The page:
Pandemic Presenteeism: CA Says HCWs with COVID-19 Can Skip Isolation
A California public health policy allowing asymptomatic healthcare workers with COVID-19 to remain on duty sparked outrage among some nurses, who say it threatens their prime mission to protect and care for patients.
“We have enough COVID in our hospitals. Having COVID-positive workers come to work is very dangerous,” says Sandy Reding, RN, president of the California Nurses Association (CAN). “It can spread between co-workers and patients. The transmission rates are high, our numbers are climbing, our hospitals are full. This seems absurd.”
“[Due to] the critical staffing shortages currently being experienced across the healthcare continuum because of the rise in the omicron variant, there is a change in return-to-work policy through Feb. 1, 2022. Healthcare personnel (HCP) who test positive for SARS-CoV-2 and are asymptomatic may return to work immediately without isolation and without testing, and HCP who have been exposed and are asymptomatic may return to work immediately without quarantine and without testing,” the California Department of Public Health (CDPH) stated in an All Facilities Letter. “These HCPs must wear an N95 respirator for source control.”1
Although the health department set a sundown date and issued a policy — not a regulation — opponents were wary of the move setting a precedent and increasing the level of presenteeism among workers. The CNA called for state health officials to rescind the policy, starting an online petition to rally support against the measure. Addressed to Gov. Gavin Newsom, the petition states “eliminating the isolation time and sending asymptomatic or exposed healthcare workers to work will guarantee more preventable transmission, infections, hospitalizations, and death.”2
“We will stand very strong against this, and we certainly don’t want it to be precedent-setting,” Reding said.
In a contrasting view, the policy will work as long as the healthcare workers abide by the outlined conditions, says Monica Gandhi, MD, MPH, director of the University of California, San Francisco (UCSF) Center for AIDS Research and professor of medicine and associate chief of the division of HIV, infectious diseases, and global medicine at UCSF.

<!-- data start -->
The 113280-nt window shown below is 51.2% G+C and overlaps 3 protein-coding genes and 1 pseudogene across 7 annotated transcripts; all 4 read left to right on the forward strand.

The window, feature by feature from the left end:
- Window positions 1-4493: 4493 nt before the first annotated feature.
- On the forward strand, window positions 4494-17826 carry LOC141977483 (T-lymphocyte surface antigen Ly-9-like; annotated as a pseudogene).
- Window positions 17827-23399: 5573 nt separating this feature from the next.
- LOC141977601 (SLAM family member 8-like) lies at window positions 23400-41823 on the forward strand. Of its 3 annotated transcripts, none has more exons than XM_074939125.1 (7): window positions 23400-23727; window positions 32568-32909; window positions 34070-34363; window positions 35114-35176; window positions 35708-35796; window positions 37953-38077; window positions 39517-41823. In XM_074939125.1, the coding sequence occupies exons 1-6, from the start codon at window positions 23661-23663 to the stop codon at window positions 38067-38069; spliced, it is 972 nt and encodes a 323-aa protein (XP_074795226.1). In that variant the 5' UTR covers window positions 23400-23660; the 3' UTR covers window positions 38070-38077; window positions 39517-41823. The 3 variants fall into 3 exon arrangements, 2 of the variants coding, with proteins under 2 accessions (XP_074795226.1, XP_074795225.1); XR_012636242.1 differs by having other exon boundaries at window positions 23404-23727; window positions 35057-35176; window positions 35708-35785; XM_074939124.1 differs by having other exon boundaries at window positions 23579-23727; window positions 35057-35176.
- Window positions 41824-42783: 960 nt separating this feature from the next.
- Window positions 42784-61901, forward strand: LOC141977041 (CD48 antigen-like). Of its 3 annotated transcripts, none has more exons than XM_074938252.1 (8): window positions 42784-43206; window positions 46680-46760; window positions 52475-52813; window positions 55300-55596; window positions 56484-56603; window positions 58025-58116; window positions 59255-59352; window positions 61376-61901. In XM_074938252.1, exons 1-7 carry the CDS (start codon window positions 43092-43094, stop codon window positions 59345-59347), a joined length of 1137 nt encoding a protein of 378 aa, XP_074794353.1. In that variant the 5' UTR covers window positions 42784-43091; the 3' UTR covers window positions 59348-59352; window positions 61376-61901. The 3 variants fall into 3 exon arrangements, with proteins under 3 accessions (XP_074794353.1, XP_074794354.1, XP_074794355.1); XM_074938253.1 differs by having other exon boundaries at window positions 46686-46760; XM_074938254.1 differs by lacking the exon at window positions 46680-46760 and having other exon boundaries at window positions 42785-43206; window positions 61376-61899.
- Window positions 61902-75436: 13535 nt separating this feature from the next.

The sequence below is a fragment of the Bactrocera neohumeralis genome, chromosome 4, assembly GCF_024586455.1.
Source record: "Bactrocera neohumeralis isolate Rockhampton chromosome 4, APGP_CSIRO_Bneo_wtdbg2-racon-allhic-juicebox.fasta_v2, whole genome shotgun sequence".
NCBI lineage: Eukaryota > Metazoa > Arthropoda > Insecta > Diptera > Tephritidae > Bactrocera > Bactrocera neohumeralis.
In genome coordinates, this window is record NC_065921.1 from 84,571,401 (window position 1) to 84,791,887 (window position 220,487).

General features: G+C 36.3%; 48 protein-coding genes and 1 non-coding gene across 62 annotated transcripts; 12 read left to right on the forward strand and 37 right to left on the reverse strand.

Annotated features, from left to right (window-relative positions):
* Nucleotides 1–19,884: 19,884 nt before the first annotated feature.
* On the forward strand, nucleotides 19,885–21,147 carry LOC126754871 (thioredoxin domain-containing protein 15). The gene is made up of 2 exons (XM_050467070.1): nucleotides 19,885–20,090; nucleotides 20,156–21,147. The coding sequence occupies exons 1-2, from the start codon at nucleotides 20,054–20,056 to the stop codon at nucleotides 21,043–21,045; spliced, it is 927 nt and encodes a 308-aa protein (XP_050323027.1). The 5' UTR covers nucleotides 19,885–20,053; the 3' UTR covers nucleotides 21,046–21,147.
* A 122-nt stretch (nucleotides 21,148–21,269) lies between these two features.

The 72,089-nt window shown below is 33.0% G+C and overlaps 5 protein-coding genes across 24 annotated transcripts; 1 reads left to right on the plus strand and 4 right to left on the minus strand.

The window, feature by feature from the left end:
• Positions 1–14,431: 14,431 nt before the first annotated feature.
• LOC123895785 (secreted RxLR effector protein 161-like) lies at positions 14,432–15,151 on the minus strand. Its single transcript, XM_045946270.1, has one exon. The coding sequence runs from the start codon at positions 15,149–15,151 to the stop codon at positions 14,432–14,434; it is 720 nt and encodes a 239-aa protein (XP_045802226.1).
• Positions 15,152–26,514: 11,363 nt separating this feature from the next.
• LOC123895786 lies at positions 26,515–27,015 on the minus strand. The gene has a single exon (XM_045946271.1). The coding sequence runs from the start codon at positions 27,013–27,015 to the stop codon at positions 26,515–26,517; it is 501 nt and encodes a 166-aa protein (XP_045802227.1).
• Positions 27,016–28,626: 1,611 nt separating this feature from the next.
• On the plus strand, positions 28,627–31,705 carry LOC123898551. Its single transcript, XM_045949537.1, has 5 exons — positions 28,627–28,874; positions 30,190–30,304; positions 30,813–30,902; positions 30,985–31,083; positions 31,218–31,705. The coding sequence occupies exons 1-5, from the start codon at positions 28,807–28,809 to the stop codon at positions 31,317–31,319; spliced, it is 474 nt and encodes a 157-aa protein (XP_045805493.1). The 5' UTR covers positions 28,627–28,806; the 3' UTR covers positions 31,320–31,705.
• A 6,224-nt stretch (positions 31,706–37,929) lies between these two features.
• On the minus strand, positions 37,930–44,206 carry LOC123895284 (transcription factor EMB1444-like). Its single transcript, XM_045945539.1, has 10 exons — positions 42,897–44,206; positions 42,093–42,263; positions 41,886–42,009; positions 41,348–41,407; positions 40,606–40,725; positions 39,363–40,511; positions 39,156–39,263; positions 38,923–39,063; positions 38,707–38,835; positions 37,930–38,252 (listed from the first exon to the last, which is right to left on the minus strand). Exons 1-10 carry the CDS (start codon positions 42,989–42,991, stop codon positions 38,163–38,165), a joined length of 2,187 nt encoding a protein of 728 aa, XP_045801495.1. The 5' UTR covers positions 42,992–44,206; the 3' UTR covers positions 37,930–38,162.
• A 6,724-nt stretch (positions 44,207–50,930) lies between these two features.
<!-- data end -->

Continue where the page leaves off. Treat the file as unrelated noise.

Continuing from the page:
“All healthcare workers in the state of California are required to be vaccinated,” Gandhi says. “Moreover, wearing an N95 mask at work will further minimize any chance of transmission, however miniscule.”
The CDPH letter was sent to acute care hospitals, acute psychiatric hospitals, and skilled nursing facilities throughout the state.
“These HCPs should preferably be assigned to work with COVID-19-positive patients,” the CDPH stated. “However, this may not always be possible in settings such as the emergency department, in which you may not know which patients are COVID-19-positive, or in areas where you may be experiencing extreme staffing shortages.”
The measure calls for facilities implementing this change to first make every attempt to bring in additional registry or contract staff, and must consider changes to non-essential procedures.
“At this time, all healthcare facilities should be planning for staffing shortages by adjusting staff schedules, hiring additional HCP, rotating HCP to positions that support patient care activities, identifying roles that can be cross-covered by those not specifically assigned to a role, and developing regional plans to identify designated healthcare facilities or alternate care sites with adequate staffing to care for patients with SARS-CoV-2 infection,” the CDPH stated.
Nurses, Occ Health Stepping Up
Staff shortages due to COVID-19 infection and isolation are widely reported, creating a vacuum at the bedside that can lead to adverse outcomes for patients. Nurses are stepping up to fill it.
“Everybody has felt this across the country, not just in California,” says Linda Dickey, RN, MPH, CIC, senior director for quality, patient safety, and infection prevention at UC Irvine Health. “I think it is a miracle what has happened. Nurses in particular — the ones who can work are working other shifts, weekends, holidays. They recognize they need to cover for their colleagues, so the ones who can work are working very hard.”